Climber: Sam Elias

Whip: 1994 AWD Chevy Astro Van

  • Engine: 4.3-liter V6.
  • Gas mileage: 18-20 miles/gallon.
  • Price paid: $1,500 (151,000 miles)
  • Current mileage: 163,800

About the whip: The Chevy Astro van is a popular conversion van that was first introduced to market in 1985. Though technically a “mini-van,” the Astro has a truck-based design that can tow up to 5,000 pounds, essentially making it a beast. Some Astros are rear-wheel drive, while others, like this one, are all-wheel drive. The Astro is rumored to have a cult following in Japan.

Pimped out how: Any whip worth its salt is going to have a place to sleep, a place to cook, storage space, and a place for passengers to sit. Sam managed to cram all of these features into the Astro’s relatively small space with a rather ingenious solution: he built a custom futon bed. The futon slides up and down using a rope and pulley jury-rigged to the van’s ceiling. Up to three people can sit on the futon when it’s pulled up, and it’s a two-person full-sized bed when folded down. Converting the futon from bed to couch takes only a few minutes. There’s also room underneath the futon to store climbing packs and ropes.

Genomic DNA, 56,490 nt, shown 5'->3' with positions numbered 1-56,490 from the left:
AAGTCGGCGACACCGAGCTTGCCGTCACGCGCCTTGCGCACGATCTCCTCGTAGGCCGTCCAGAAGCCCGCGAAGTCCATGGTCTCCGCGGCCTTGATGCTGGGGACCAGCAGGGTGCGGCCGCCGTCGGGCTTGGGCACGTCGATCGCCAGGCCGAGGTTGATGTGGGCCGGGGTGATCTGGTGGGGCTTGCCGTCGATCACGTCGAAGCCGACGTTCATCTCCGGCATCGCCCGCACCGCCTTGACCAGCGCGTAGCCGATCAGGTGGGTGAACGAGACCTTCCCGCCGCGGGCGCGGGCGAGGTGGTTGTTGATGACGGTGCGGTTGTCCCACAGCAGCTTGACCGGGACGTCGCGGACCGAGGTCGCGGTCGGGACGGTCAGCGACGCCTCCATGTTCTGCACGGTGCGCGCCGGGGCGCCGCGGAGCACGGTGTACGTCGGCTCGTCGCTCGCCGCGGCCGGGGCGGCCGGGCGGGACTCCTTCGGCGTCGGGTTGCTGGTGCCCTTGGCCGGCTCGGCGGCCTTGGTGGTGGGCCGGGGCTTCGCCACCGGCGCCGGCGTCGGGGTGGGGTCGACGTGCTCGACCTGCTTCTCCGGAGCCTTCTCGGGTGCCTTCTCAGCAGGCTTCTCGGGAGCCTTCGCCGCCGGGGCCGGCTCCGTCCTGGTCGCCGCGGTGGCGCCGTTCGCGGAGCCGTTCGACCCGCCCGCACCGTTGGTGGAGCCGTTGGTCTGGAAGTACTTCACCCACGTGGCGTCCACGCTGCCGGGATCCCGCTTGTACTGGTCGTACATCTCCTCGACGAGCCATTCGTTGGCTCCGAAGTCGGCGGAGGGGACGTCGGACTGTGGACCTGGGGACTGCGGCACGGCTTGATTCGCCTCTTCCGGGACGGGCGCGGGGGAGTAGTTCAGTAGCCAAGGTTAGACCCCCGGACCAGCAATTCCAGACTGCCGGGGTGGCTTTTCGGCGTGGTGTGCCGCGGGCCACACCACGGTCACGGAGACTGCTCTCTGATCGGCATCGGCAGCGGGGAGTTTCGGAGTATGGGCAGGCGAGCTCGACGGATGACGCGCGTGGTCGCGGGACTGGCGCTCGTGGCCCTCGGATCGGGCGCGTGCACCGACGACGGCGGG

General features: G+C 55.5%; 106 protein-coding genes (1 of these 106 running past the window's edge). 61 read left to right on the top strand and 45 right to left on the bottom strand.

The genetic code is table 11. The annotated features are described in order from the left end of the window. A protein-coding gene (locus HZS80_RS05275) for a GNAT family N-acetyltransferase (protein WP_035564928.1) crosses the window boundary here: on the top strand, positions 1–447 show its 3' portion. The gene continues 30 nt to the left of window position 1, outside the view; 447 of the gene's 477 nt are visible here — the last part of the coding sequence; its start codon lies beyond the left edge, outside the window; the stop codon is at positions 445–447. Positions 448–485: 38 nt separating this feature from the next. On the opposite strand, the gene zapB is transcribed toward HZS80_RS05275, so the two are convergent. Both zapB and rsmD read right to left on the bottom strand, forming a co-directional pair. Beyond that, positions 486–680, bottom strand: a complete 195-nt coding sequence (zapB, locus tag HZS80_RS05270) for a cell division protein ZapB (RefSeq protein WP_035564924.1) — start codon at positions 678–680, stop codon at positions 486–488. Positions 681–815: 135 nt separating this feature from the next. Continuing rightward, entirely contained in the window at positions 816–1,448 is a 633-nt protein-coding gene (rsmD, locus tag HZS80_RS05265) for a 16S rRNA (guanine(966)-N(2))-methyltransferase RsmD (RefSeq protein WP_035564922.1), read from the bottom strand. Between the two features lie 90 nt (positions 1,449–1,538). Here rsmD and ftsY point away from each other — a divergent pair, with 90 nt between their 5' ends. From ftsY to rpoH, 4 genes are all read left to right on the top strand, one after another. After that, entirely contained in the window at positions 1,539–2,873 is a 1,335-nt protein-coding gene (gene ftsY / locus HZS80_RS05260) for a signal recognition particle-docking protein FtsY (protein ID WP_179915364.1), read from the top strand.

Another custom feature are fitted window coverings cut from a sheet of insulated bubble-wrap, which is a better solution than curtains to keeping out sun and light. The insulation reflects sun in the summer and keeps the van cooler, and in the winter it helps retain heat, making the van warmer.

Found items: Collection of worn, sharp carabiners harvested off of routes.

Map quest: This Chevy Astro recently pulled off a 3,000-mile road trip in fine style, making a loop from Boulder, Colorado to Boise, Idaho, to Yosemite, to the Bay Area, California, to Salt Lake City and Maple Canyon, to Vail and then back to Boulder.

Any good stories: “The funny thing about this kind of van,” writes Sam, “is that since I was a kid, I have always wanted one, before I even knew how to drive. I just thought that with an all-wheel drive van, I could go anywhere and live and be at home. When my Subaru of many years broke down last summer, I began scouring Craigslist only looking for a cheap and operable vehicle. I saw this one, instantly called the guy up, scheduled a test drive within the hour, drove it around the block and then straight to the ATM, pulled out the cash, and went back and paid for it and left with the title in hand. When I called my parents to tell them, they were like, ‘Oh, no way. You always wanted one of those.’ Thus far, it has been a dream come true.”